Reply To: Refute This!


J.B. Say, a 19th century economist, exposed the fallaciousness of the underconsumptionist philosophy in an economic law that came to be known as Say’s law. Basically, it states that the demand for a good is made up of the production of other goods. This economic law can be represented fairly easy by a barter economy. If there are only two goods, apples and oranges, and someone wants to buy an orange, they have to exchange an apple for the orange. They would not be able to buy the orange without first producing an apple. So in a larger economy, the production of a larger amount of goods will make up the demand for the orange. And in a money economy, this is no different, because money is only a medium of exchange, that eases the process of exchange (producers simply sell the products they produce for money, and then exchange the money for other products; the only difference is that there’s an intermediate step). Because of this, there cannot be a general overproduction of goods (the flip side of underconsumption). There can only be an overproduction of goods in one sector and an underproduction in another.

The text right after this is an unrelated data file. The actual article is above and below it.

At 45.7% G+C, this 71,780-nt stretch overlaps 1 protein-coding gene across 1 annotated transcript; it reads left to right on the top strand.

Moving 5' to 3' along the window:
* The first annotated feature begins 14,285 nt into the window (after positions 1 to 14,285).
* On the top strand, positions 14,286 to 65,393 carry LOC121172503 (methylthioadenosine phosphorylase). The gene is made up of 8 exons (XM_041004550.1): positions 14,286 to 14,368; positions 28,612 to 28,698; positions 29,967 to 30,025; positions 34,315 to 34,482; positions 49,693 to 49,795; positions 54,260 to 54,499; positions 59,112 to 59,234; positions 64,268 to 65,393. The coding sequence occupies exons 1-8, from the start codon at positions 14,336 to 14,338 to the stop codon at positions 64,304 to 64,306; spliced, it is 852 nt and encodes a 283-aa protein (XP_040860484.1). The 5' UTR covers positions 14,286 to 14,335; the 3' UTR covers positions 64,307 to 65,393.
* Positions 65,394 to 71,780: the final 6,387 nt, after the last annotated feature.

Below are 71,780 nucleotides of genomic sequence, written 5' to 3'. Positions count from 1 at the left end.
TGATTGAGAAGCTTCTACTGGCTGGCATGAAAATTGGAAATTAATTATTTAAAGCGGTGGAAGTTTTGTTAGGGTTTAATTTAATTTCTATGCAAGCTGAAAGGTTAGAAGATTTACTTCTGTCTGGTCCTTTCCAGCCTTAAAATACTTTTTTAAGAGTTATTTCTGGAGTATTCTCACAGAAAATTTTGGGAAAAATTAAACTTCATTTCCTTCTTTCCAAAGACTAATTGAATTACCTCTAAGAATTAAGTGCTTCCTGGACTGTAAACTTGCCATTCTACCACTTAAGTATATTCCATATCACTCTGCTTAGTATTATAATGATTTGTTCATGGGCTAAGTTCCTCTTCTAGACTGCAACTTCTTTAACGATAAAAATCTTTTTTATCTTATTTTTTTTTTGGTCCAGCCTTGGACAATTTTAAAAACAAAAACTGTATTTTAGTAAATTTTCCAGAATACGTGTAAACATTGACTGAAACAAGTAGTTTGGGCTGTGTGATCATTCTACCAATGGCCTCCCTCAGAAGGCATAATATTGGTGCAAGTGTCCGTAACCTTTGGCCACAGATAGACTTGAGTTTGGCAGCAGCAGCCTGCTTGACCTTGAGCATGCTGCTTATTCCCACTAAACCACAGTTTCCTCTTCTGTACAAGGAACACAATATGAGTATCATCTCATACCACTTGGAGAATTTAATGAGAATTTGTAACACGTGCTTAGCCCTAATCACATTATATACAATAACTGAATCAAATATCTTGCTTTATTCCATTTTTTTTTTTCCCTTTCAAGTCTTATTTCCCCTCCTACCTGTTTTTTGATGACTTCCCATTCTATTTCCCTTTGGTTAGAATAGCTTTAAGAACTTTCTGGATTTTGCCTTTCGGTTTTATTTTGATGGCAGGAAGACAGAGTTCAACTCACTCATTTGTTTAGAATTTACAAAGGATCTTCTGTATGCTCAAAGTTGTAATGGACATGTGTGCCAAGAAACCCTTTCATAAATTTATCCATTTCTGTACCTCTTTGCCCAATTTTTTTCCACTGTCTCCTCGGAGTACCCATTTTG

Now, as to your particular example, all additional saving brought on by lower prices means that consumers value consumption in the future more than consumption in the present. If consumers decide to save more, additional “stimulation” of aggregate demand will just result in creating and then prolonging a bubble of particular areas of production that consumers do not desire.

Also note that from 1921-1929, the money supply was increased in attempt to maintain price stability. Austrian business cycle theory predicts the inevitable bust from this unsustainable boom. ABCT also happens to be consistent with Say’s law, unlike the Keynesian theory of underconsumption that Volti explained.

Hope this reply is helpful!